The Jesuit Reading of Confucius: The First Complete Translation of the Lunyu (1687) Published in the West (Jesuit Studies, Volume 3)
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The very name of Confucius is a constant reminder that the “foremost sage” in China was first known in the West through Latin works. The most influential of these was the Confucius Sinarum Philosophus (Confucius, the Philosopher of China), published in Paris in 1687. For more than two hundred years, Western intellectuals like Leibniz and Voltaire read and meditated on the sayings of Confucius from this Latin version.
Thierry Meynard examines the intellectual background of the Jesuits in China and their thought processes in coming to understand the Confucian tradition. He presents a trilingual edition of the Lunyu, including the Chinese text, the Latin translation of the Lunyu and its commentaries, and their rendition in modern English, with notes.
(BNF), which succeeded the Royal Library. The work is entitled: Confucius Sinarum Philosophus, sive scientia Sinensis (Confucius, the Philosopher of China, or the Chinese learning). Couplet was very much aware of the collaborative nature of the work, and the four names of those who had started the project some twenty-five years earlier are listed on the cover: Prospero Intorcetta, Christian Herdtrich, François de Rougemont, and Philippe Couplet. For reasons which are unclear, Da Costa is not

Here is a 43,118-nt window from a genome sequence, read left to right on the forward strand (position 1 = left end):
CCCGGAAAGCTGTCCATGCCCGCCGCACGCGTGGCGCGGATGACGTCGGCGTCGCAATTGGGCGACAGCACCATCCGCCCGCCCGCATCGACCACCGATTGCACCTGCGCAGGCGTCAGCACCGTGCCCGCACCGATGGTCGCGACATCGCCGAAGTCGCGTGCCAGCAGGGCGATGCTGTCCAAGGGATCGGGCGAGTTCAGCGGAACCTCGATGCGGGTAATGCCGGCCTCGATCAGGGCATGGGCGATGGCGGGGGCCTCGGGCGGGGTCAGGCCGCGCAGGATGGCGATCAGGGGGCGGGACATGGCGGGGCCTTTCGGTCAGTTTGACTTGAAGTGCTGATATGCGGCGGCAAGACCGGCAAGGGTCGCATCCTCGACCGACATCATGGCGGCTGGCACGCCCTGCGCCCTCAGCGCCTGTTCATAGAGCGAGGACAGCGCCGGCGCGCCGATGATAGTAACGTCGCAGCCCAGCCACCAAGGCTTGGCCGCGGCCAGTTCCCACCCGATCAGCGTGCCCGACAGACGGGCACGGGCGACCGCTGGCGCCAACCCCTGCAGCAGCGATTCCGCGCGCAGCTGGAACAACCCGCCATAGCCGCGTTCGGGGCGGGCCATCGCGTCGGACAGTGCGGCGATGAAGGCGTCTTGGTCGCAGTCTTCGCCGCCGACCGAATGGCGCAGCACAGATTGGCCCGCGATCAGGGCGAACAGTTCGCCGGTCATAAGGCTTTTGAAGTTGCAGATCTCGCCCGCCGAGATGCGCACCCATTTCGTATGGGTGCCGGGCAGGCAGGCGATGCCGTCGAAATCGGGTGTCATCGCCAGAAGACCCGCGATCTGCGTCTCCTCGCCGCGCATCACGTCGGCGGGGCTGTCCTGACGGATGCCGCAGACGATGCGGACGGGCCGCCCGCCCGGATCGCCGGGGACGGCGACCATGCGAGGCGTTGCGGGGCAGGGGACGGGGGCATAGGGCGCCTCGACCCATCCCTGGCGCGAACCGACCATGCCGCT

monologue.”80 Zhang himself gave the Classics Mat Lectures.81 It was long recognized that the aim and method of instructing a prince differed from the usual instruction. For everyone with the exception of the imperial family, training in the classics was a necessary step in preparing for the imperial examination, with success or failure in the examination determining the fate of an entire family or clan. For the prince or young emperor, it was not necessary to learn the classical texts and their
finally to take the air in the shady forest of Wuyu (people used to go there to sacrifice to heaven and often to pray in case of a barren harvest due to a drought), singing in turn and returning joyful and cheerful.160 The Jesuits gave four reasons for Confucius approving of Zeng, and the fourth is the most important: 158 159 160 Pars tertia, liber tertius, Sinarum Philosophus, 29. Zhang, Zhang Juzheng jiangping Lunyu, 78: 仁乃吾心之全德，必純乎天理而無私欲 之累者，乃足以為仁. Zhu Xi, 86: 仁者，心之。心不違仁者. There is a
institutioni, sed inprimis adolescentiae, perapposita continentur. Confucius said: “When the younger brothers and sons of the family stay in their home, they should obey and serve their parents with the best efforts of their hearts and bodies, and when they go outside, they should respect the elder brothers who are the closest and other blood relatives, as well as fellow countrymen, offering to them their services. If they accept some work or business, they should undertake it diligently and
way, the people cannot persist very long in their duty, or they persist by force and with fear as their teacher, which is certainly a bad teacher of duty. “道1 之以2 德3，齊4 之以5 禮6，有7 恥8 且9 格10。” Contra verò si regas1 ac dirigas illos per2 unam ferè virtutem3, virtutis ipsemet omnibus exemplum, ad hoc proculdubio se component omnes: & quoniam non est eadem conditio omnium, neque esse par virtus potest; tu siquidem prudentiâ atque humanitate tuos contineas4 si modereris5 subditos per sua quemque